Rapid reverse as Carlsen tries to defend another title
When last we wrote about Magnus Carlsen, he was sacrificing his queen to clinch his world title defense last month over Russian challenger Sergei Karjakin in New York City.
Carlsen is back in action this week, defending another world crown. But this time it was the great young Norwegian who was on the wrong end of a queen sacrifice at the World Rapid and Blitz championships now underway in Doha, Qatar. Carlsen, who first won the rapid world belt in 2014, could be excused for needing a little time to ease back into competitive form given the grueling overtime battle with Karjakin. But the rapid format — 15 minutes for the entire game, with a 10-second supplement per move — doesn’t exactly offer the kind of recuperative time the champ needed.
That was evident in Carlsen’s surprising Round 2 loss Monday to Georgian GM Levan Pantsulaia, a fine player and the world Under-16 champion a dozen years ago, but also a player whose rapid rating of 2622 is a mind-boggling
below Carlsen’s 2906. Still, Pantsulaia didn’t back down from the challenge, survived a little middle game pressure and finished things off with panache for the upset.
Black does fine in the early stages of this English Opening, and White’s 15. e4!? Bxc4 16. dxc4, is a bid to counter’s Carlsen’s growing space edge. Black’s troubles start a little later, when 22. Bh3 f3!? looks dangerous but never really amounts to anything, and 23… Nb4?! (both 23…Kh8 and 23…Rxd8 kept things equal) 24. Bxb4 axb4 25. c5! Bh6 26. cxb6! gives White a clear edge in lines such as 26… Bxc1 27. Rxd8 Rxd8 28. bxc7 Rd4 29. Qxc1 Rxe4 30. c8=Q+ Nxc8 31. Qxc8+ Kg7 32. Qc5.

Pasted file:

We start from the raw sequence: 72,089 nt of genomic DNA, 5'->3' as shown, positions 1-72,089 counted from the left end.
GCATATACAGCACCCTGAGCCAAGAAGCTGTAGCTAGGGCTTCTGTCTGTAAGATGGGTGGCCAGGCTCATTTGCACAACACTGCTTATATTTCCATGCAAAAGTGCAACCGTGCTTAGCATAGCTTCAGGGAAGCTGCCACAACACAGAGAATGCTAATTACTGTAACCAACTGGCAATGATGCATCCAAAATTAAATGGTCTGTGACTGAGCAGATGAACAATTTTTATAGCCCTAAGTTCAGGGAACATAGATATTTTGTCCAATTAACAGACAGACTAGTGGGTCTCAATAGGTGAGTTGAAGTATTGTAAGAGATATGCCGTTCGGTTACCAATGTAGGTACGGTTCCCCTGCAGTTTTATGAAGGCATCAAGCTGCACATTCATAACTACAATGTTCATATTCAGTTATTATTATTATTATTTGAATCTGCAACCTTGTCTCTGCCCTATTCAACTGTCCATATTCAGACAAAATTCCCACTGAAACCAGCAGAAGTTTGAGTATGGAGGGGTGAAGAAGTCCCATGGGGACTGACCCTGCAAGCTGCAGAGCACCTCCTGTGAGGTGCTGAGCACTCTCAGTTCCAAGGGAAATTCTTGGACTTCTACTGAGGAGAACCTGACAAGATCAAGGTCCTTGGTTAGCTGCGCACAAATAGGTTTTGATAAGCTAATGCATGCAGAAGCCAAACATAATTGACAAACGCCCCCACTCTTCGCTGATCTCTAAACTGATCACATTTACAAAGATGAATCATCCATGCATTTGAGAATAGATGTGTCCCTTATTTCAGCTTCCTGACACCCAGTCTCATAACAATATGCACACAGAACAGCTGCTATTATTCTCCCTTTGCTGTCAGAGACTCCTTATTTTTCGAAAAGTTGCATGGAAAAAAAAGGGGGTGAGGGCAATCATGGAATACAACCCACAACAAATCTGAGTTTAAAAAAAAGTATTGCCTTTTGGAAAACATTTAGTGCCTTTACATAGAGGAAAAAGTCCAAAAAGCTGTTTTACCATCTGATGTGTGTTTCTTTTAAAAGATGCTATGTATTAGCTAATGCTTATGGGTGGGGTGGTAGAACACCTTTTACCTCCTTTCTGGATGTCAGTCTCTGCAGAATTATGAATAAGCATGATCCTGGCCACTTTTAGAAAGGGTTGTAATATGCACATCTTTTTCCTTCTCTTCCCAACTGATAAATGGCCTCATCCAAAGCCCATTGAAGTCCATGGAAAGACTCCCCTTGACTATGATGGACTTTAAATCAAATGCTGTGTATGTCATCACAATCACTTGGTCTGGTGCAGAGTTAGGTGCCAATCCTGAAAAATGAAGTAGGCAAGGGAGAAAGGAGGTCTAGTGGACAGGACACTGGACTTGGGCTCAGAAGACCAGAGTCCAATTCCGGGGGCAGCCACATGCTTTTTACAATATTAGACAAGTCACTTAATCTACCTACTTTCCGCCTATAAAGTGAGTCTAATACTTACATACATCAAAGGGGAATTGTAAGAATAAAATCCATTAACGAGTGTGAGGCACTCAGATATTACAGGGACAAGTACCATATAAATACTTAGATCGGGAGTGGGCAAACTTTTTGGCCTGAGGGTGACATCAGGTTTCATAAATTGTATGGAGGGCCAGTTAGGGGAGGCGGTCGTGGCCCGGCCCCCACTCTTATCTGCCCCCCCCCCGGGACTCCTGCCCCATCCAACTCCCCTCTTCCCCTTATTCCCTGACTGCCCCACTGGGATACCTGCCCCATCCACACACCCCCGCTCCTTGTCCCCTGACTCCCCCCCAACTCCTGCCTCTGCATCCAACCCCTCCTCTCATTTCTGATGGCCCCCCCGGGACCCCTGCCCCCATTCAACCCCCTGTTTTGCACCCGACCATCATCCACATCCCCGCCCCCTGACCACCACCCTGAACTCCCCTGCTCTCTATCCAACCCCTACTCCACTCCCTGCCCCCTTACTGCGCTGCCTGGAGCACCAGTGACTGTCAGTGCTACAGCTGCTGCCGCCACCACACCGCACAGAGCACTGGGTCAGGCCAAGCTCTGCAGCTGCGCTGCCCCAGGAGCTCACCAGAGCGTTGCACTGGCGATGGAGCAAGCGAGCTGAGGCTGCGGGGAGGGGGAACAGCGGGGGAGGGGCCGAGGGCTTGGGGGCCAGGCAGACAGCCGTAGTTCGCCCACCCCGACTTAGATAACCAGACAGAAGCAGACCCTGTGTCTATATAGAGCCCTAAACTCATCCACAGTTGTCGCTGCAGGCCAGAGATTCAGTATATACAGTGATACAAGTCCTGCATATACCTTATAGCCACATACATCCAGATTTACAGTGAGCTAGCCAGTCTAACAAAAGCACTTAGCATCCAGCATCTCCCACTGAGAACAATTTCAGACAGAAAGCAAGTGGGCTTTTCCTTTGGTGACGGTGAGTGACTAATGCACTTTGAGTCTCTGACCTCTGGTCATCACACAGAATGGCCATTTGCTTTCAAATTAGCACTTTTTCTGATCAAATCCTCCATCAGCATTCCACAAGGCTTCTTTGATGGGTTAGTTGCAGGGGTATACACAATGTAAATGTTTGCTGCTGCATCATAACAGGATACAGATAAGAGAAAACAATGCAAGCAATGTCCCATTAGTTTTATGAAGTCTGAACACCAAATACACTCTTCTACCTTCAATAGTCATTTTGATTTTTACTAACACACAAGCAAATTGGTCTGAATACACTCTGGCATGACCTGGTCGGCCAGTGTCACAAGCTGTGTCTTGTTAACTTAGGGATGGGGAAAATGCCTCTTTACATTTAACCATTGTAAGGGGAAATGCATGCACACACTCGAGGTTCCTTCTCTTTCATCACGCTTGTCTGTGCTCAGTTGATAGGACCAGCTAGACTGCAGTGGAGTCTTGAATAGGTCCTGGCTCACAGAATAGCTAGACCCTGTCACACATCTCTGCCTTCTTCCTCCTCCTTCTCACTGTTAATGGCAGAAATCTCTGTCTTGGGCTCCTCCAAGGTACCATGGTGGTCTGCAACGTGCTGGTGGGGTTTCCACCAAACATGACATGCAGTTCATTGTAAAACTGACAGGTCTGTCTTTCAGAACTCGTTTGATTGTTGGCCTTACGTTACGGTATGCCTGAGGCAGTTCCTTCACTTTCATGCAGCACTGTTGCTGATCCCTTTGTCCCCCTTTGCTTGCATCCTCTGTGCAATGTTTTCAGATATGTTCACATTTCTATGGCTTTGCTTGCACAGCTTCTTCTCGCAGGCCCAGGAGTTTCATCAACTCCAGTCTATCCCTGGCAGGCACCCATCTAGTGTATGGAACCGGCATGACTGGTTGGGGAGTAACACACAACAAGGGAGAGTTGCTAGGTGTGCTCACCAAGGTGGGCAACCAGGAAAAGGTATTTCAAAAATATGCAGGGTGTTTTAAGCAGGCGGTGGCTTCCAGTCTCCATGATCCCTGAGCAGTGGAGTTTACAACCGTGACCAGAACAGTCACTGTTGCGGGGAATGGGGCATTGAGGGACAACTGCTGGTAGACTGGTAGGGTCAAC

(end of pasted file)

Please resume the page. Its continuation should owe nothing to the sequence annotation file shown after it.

The game’s 26…cxb6 27. Rc7 Qf6 28. Qxb4 leaves White a pawn up and with strong pressure on the seventh rank, while Carlsen’s pieces clutter up the kingside. When Black misses his best chance to fight back (the counterattacking 38…Ne2+ 39. Kf1 Qa3! at least complicates White’s task), Pantsulaia relentlessly infiltrates Carlsen’s position, with the opposite-colored bishops actually helping White’s task.
The end comes on 44. Qf7 Nd4 (see diagram) 45. Nf6! Bg7 (Nxb5 46. Ng8 mate) 46. Qxg7+!, and White has an easily won ending after the forking line 46…Kxg7 47. Ne8+ Kf7 48. Nxd6+ Ke6 49. Be8 Kxd6 50. Bxh5; Carlsen resigned. The Norwegian champ bounced back with two consecutive victories and still has time to make up ground in the 15-round event that ends Dec. 30.
One last Eastern Open reminder as play gets underway Tuesday, Dec. 27 in the Washington area’s traditional holiday season spectacular. The 43rd annual Eastern, a seven-section Swiss tournament, is being held once again at the Doubletree Hotel in Bethesda, Maryland. Some of the country’s top grandmasters and rising junior stars are expected to compete.
Watching is free, and there will be chess books and paraphernalia on sale at the site. For more information, check out http://easternopenchess.com.
Happy New Year to all our readers, and may everyone’s rating soar in 2017!
Pantsulaia-Carlsen after 44…Nd4